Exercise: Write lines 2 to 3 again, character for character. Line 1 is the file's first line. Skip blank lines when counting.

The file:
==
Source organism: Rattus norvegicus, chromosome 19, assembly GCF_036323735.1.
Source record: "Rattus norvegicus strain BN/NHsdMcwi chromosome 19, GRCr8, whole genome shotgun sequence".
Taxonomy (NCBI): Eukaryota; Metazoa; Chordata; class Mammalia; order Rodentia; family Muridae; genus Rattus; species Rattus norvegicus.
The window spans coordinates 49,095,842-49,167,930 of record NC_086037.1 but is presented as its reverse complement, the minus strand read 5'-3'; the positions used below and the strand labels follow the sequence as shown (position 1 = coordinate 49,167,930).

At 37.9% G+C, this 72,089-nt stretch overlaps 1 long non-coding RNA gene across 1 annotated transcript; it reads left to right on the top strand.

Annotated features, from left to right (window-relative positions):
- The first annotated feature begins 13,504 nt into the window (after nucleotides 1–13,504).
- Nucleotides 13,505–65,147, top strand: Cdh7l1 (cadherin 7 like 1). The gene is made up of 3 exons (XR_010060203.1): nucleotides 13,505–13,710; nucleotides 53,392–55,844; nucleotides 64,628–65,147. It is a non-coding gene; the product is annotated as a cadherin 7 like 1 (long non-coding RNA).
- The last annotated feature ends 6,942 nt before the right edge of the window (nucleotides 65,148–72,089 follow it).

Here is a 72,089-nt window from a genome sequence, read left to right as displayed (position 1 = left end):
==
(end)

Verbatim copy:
Source record: "Rattus norvegicus strain BN/NHsdMcwi chromosome 19, GRCr8, whole genome shotgun sequence".
Taxonomy (NCBI): Eukaryota; Metazoa; Chordata; class Mammalia; order Rodentia; family Muridae; genus Rattus; species Rattus norvegicus.